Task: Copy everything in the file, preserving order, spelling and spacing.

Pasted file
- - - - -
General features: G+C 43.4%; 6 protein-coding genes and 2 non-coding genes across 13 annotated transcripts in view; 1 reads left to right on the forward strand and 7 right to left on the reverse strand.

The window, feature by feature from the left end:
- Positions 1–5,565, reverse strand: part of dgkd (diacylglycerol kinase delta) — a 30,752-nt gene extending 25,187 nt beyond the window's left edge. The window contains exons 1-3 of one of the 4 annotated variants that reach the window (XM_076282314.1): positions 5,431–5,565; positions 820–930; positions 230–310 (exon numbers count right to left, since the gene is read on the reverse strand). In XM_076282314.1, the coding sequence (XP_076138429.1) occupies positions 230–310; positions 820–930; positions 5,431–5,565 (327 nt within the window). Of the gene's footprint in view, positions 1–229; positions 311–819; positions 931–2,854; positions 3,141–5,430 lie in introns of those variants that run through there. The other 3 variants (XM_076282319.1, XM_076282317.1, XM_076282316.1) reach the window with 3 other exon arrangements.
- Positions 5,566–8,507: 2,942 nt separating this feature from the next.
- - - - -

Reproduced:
General features: G+C 43.4%; 6 protein-coding genes and 2 non-coding genes across 13 annotated transcripts in view; 1 reads left to right on the forward strand and 7 right to left on the reverse strand.

The window, feature by feature from the left end:
- Positions 1–5,565, reverse strand: part of dgkd (diacylglycerol kinase delta) — a 30,752-nt gene extending 25,187 nt beyond the window's left edge. The window contains exons 1-3 of one of the 4 annotated variants that reach the window (XM_076282314.1): positions 5,431–5,565; positions 820–930; positions 230–310 (exon numbers count right to left, since the gene is read on the reverse strand). In XM_076282314.1, the coding sequence (XP_076138429.1) occupies positions 230–310; positions 820–930; positions 5,431–5,565 (327 nt within the window). Of the gene's footprint in view, positions 1–229; positions 311–819; positions 931–2,854; positions 3,141–5,430 lie in introns of those variants that run through there. The other 3 variants (XM_076282319.1, XM_076282317.1, XM_076282316.1) reach the window with 3 other exon arrangements.
- Positions 5,566–8,507: 2,942 nt separating this feature from the next.